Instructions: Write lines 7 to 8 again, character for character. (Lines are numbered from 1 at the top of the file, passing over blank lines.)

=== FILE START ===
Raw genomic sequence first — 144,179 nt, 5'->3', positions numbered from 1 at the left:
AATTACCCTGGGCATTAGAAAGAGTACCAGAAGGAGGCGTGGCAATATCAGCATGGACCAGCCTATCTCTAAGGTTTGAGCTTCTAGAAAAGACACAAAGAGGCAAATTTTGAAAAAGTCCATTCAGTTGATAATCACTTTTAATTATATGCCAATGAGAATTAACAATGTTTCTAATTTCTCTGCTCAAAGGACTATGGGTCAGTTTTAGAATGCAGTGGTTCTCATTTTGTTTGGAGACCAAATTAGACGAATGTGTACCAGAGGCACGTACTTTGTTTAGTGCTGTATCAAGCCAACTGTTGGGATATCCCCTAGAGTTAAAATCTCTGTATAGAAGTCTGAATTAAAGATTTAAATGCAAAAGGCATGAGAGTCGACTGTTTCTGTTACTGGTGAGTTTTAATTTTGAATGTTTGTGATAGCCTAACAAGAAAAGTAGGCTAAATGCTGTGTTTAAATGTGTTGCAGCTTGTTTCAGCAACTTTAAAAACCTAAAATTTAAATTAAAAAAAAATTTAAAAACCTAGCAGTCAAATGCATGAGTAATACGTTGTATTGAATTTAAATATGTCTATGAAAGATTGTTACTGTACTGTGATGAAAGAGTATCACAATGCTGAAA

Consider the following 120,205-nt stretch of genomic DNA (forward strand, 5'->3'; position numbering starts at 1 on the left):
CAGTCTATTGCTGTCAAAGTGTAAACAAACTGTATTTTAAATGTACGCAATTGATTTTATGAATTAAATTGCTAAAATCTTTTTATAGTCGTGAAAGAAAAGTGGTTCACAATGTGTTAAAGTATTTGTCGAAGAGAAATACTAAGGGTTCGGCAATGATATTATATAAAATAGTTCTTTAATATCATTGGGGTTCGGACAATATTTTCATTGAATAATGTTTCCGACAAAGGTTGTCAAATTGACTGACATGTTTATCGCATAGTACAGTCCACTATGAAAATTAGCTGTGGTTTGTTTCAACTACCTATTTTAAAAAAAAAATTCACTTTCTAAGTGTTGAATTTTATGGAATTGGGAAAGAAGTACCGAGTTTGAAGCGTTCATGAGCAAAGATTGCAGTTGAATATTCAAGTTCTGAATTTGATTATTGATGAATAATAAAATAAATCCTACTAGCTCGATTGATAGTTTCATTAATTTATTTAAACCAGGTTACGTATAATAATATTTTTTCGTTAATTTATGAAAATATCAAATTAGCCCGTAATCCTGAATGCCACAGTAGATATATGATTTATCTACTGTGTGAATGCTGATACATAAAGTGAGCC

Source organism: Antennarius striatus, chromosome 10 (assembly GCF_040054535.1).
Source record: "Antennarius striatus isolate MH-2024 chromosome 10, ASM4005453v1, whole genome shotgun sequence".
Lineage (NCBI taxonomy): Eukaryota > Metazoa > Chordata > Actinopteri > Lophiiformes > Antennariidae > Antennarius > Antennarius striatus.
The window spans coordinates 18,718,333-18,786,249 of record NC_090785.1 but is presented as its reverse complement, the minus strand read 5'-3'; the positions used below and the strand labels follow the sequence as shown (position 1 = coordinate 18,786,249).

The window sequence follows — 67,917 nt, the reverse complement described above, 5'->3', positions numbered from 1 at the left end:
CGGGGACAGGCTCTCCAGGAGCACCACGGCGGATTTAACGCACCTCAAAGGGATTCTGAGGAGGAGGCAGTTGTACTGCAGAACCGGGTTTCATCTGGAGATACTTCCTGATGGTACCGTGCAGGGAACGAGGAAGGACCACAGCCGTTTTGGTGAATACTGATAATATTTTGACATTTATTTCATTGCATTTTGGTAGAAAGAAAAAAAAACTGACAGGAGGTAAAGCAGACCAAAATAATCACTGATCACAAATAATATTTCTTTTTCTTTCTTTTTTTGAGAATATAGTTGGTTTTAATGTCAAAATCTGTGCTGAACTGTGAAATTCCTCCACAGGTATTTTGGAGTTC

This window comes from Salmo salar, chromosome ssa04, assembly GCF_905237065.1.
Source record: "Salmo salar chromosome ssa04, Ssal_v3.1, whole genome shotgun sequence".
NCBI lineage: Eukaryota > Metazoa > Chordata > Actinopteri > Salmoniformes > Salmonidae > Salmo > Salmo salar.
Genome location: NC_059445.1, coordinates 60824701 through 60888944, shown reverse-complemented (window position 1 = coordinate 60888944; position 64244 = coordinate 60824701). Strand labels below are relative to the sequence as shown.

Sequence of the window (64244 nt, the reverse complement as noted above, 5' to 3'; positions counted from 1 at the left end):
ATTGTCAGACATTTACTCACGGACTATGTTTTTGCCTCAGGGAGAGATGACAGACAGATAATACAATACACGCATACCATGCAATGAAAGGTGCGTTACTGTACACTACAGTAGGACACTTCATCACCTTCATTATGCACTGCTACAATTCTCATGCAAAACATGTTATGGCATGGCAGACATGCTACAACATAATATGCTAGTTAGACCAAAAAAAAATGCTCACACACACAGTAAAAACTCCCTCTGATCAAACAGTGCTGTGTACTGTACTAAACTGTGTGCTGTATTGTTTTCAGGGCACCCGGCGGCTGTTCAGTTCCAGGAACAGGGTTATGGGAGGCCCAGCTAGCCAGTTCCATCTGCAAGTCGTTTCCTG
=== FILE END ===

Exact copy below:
Lineage (NCBI taxonomy): Eukaryota > Metazoa > Chordata > Actinopteri > Lophiiformes > Antennariidae > Antennarius > Antennarius striatus.
The window spans coordinates 18,718,333-18,786,249 of record NC_090785.1 but is presented as its reverse complement, the minus strand read 5'-3'; the positions used below and the strand labels follow the sequence as shown (position 1 = coordinate 18,786,249).